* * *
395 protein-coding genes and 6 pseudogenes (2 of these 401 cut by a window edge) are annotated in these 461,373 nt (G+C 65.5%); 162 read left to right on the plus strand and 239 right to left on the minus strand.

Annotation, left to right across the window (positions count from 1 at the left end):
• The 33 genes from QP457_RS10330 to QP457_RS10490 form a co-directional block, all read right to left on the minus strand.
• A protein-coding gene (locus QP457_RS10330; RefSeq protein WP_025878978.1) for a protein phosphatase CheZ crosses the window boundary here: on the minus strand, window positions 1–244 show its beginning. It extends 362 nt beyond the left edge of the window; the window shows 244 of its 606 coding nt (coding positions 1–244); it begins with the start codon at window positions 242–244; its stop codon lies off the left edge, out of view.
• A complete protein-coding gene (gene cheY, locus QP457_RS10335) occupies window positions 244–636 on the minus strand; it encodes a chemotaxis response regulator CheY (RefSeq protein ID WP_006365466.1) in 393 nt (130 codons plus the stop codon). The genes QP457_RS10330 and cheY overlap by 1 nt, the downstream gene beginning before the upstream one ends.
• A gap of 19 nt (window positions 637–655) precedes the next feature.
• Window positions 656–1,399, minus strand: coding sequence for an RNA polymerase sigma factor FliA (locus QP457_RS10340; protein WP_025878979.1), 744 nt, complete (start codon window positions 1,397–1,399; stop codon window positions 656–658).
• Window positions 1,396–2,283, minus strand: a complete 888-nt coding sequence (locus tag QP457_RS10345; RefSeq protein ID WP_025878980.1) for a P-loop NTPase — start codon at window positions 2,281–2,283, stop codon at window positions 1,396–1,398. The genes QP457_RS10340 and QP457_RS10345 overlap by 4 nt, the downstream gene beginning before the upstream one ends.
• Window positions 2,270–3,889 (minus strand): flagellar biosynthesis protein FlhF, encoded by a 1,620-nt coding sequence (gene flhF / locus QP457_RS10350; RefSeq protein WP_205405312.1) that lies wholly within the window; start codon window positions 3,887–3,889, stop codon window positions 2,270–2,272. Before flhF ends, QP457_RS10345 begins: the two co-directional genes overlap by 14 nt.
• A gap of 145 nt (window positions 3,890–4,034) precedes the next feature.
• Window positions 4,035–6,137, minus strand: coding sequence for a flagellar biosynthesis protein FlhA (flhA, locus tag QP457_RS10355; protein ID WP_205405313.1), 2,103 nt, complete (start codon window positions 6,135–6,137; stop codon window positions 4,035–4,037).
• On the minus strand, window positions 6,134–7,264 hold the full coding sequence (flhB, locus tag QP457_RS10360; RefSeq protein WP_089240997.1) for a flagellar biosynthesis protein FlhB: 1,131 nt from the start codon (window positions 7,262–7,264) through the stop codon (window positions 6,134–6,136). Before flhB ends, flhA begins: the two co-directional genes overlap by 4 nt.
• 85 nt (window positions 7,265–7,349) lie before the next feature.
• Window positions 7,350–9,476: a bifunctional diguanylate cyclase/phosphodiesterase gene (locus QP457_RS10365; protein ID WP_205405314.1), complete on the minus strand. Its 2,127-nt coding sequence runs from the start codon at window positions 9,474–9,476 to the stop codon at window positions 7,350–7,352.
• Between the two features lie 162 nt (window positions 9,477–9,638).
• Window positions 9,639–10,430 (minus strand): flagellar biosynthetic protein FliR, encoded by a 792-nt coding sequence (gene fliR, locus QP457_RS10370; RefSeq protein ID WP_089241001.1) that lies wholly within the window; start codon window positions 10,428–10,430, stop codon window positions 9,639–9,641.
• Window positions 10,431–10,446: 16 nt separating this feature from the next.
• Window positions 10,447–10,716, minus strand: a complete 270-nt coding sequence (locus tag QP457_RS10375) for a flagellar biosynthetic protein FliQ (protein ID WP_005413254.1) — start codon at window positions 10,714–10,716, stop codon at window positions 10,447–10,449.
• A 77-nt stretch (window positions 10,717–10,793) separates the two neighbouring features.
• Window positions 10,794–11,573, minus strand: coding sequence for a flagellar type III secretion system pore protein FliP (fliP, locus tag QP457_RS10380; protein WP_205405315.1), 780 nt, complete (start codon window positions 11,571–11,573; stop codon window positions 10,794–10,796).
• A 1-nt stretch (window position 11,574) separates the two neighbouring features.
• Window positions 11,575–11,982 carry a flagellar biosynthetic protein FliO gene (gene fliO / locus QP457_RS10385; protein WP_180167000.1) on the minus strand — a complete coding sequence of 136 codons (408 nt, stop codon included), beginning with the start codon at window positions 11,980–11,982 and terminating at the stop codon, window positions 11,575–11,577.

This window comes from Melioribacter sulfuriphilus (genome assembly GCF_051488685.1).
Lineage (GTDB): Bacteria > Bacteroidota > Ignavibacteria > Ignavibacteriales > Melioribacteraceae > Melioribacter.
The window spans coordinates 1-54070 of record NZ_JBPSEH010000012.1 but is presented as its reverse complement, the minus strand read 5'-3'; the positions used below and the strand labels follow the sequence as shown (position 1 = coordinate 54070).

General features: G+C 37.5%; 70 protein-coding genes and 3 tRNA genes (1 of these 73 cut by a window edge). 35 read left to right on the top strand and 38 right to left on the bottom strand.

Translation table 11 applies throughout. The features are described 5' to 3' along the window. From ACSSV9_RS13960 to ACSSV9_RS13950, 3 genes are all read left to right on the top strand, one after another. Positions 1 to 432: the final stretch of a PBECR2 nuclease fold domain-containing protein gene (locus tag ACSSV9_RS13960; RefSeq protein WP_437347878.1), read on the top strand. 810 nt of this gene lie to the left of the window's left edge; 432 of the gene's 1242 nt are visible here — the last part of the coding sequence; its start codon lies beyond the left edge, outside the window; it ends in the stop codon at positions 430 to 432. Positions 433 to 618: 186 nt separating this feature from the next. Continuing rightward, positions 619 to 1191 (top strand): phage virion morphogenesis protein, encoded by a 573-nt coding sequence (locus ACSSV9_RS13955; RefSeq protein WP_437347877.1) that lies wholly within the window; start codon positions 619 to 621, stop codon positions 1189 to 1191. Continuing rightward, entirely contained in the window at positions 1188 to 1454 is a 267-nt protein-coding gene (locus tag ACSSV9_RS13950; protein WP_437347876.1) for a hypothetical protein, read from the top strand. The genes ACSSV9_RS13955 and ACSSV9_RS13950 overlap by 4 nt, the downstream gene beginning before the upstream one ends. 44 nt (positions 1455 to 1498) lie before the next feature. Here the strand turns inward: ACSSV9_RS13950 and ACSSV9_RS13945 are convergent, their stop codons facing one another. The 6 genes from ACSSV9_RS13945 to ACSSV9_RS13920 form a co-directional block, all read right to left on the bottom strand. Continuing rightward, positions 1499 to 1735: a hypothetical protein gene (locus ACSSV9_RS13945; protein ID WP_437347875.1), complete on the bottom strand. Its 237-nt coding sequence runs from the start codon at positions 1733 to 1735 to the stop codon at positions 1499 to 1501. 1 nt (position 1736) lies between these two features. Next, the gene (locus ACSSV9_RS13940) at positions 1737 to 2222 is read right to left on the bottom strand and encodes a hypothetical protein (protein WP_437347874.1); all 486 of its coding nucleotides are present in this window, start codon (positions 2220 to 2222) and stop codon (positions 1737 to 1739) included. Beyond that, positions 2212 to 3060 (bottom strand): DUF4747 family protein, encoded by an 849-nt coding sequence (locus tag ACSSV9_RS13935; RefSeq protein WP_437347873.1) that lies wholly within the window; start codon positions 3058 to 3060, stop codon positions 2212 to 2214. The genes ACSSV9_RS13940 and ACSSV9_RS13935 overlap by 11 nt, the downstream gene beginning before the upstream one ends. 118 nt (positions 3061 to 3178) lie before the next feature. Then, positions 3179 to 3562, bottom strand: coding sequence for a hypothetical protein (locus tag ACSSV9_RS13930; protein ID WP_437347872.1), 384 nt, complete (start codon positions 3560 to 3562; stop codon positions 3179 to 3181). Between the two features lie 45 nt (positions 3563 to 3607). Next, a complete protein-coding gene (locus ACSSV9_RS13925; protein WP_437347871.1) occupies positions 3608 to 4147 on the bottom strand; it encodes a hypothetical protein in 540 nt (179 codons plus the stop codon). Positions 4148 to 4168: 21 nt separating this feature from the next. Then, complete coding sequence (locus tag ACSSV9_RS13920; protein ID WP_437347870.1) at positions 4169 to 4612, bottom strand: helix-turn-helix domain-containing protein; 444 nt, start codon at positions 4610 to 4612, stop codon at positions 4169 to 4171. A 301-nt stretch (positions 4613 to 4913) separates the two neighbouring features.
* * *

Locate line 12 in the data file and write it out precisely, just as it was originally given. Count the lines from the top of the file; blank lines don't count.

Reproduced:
• On the minus strand, window positions 6,134–7,264 hold the full coding sequence (flhB, locus tag QP457_RS10360; RefSeq protein WP_089240997.1) for a flagellar biosynthesis protein FlhB: 1,131 nt from the start codon (window positions 7,262–7,264) through the stop codon (window positions 6,134–6,136). Before flhB ends, flhA begins: the two co-directional genes overlap by 4 nt.